The subway system in Mexico City, the country’s sprawling capital, handles more than four million passengers a day and is the second-largest in the Americas, after New York City’s. And when it was inaugurated in 1969, decorated with Aztec artifacts and Maya-style friezes, it was the pride of a nation.
But in recent years it has become a symbol of urban decay.
There was concern over the integrity of the elevated tracks and support columns on the stretch of tracks where Monday’s accident occurred after a powerful earthquake hit Mexico in September 2017.
The elevated infrastructure on the subway line — known as Line 12, or the Golden Line — was damaged, El Universal newspaper reported.
Later that month, some local residents told El Universal that they feared that the damaged infrastructure might collapse. The newspaper reported at the time that a column between the Olivos and Nopalera stations had suffered structural damage. It also reported that engineers were to conduct an ultrasound survey of the reinforcing steel in 300 columns along Line 12’s elevated portion.
It was not immediately clear what work had been done to address the safety concerns. But there has been a broad decline of the system in recent years.
The Golden Line, where Monday’s accident occurred, was opened in 2012 and is the newest in the system. Yet from the outset, it has been beset by problems.
Trains running over elevated parts of the track had to slow down for fear they may derail. And just 17 months after the $2 billion line was inaugurated, the city suspended service on a large part of it.
Service was later restored, but concerns about the system as a whole have grown.
Last month, one of the capital’s 12 subway lines shut down after a track fire. And in January, a fire ripped through the metro’s downtown headquarters, killing a police officer and sending 30 others to hospital with smoke inhalation. Six subway lines were temporarily knocked offline.
Opposition parties blamed a lack of maintenance for the inferno, and the conservative National Action Party filed a criminal complaint against Mayor Claudia Sheinbaum and the head of the Mexico City subway.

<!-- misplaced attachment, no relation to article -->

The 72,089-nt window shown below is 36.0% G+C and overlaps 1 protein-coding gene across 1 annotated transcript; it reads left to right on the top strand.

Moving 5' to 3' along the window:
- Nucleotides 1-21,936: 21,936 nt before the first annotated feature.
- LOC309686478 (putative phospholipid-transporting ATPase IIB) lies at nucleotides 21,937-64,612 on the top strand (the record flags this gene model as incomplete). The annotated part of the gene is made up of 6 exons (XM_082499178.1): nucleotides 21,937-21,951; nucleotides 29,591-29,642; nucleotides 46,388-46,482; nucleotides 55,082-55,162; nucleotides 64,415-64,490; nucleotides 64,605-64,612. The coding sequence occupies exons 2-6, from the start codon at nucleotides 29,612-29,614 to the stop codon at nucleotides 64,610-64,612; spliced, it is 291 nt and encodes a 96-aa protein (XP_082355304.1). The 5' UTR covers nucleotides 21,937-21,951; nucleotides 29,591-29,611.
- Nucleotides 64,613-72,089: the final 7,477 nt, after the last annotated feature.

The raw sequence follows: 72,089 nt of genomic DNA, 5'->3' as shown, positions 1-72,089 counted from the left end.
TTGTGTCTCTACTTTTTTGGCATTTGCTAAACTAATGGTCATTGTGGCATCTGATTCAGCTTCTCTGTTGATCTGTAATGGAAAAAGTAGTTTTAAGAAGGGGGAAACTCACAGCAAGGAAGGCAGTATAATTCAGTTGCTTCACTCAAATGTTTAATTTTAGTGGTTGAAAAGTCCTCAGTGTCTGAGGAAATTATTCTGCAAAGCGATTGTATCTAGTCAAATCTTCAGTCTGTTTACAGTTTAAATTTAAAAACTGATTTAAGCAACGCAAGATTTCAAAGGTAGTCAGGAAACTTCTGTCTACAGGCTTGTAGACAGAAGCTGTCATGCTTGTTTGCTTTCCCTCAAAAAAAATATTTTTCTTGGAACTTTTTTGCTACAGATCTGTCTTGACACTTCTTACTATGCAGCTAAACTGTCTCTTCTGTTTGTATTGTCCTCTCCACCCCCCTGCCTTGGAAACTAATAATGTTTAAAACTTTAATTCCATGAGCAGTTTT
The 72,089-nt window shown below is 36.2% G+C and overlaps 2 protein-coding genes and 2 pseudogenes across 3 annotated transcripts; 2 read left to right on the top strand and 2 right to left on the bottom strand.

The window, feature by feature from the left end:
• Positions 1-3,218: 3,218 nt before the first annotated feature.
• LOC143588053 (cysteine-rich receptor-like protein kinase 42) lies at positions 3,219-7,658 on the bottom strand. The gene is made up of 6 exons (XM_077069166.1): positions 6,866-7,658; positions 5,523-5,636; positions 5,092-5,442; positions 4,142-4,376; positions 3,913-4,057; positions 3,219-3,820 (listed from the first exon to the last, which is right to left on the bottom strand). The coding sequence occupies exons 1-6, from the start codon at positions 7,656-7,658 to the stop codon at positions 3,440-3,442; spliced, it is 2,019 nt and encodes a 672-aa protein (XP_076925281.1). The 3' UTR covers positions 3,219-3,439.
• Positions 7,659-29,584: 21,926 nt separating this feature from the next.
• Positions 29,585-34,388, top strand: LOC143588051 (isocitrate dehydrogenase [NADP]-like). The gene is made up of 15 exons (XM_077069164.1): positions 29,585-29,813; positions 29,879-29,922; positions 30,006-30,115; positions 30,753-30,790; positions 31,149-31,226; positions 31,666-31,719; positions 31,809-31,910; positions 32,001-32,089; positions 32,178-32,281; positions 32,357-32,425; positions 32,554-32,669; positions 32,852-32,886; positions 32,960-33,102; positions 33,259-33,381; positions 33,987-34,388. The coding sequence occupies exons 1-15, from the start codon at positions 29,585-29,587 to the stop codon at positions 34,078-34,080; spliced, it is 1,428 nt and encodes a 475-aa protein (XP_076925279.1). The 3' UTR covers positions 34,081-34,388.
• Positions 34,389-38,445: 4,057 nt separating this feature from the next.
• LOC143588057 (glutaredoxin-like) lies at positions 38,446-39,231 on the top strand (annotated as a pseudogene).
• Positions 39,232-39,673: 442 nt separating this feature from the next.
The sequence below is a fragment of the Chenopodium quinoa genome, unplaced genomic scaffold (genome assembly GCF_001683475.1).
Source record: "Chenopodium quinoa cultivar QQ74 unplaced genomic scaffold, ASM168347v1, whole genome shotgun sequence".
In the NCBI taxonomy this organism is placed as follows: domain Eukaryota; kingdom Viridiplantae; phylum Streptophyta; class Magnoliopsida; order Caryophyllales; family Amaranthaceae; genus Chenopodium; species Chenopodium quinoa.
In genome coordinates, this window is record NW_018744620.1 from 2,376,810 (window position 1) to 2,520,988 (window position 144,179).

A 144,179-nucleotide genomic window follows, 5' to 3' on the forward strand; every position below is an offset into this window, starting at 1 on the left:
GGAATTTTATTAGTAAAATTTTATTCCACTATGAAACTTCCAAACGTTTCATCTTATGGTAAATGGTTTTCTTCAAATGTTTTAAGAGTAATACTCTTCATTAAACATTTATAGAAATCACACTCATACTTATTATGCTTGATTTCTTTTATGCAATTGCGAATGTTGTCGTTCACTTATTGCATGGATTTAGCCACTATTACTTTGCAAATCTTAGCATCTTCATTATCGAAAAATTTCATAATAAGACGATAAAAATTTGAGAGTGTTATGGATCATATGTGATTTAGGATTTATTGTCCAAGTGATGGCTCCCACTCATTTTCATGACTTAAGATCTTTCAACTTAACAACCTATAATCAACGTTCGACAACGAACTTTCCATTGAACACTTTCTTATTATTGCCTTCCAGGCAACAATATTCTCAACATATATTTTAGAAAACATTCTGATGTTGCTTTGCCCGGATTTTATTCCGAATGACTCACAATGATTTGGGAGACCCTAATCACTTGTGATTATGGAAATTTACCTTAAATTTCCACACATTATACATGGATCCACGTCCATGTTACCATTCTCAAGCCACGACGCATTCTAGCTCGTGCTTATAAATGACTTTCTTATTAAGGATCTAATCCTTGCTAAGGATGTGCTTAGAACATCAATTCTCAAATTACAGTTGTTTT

In March 2020, one person was killed and at least 41 others were injured when two subway trains collided in Mexico City. Ms. Sheinbaum said at the time that one of the trains had apparently backed into the other. Video of the wreckage showed that the force of the collision had left one of the trains stuck on top of the other, according to Reuters.
The next month at the Misterios station, a railway coupler — a mechanism used for joining train cars — fractured en route to its destination. Although that incident resulted in no deaths, workers asked for more safety measures, El Universal reported.
Another derailment in 2018 sent shock waves through a suburb of Mexico City. A train carrying cargo ran off the tracks, and one of its cars crashed into a house, killing five people.
The most recent serious accident occurred in 2015, when a collision between two trains left 12 people dead. In 1975, another train collision at the Viaducto station killed 31 people and left more than 70 injured, according to El Universal.
After the 2015 accident, the German-based company TÜV Rheinland was hired to examine the circumstances that might have caused it and suggest improvements to technology. The company finished its work in 2017 and was not involved in looking into the strength of existing structures, a spokesman said.
“TÜV Rheinland supervised the development of improvement measures to remedy technical problems in systems engineering,” said the spokesman, Jörg Meyer. “Our activities at that time were not related to bridge infrastructure.”
Melissa Eddy contributed reporting from Berlin.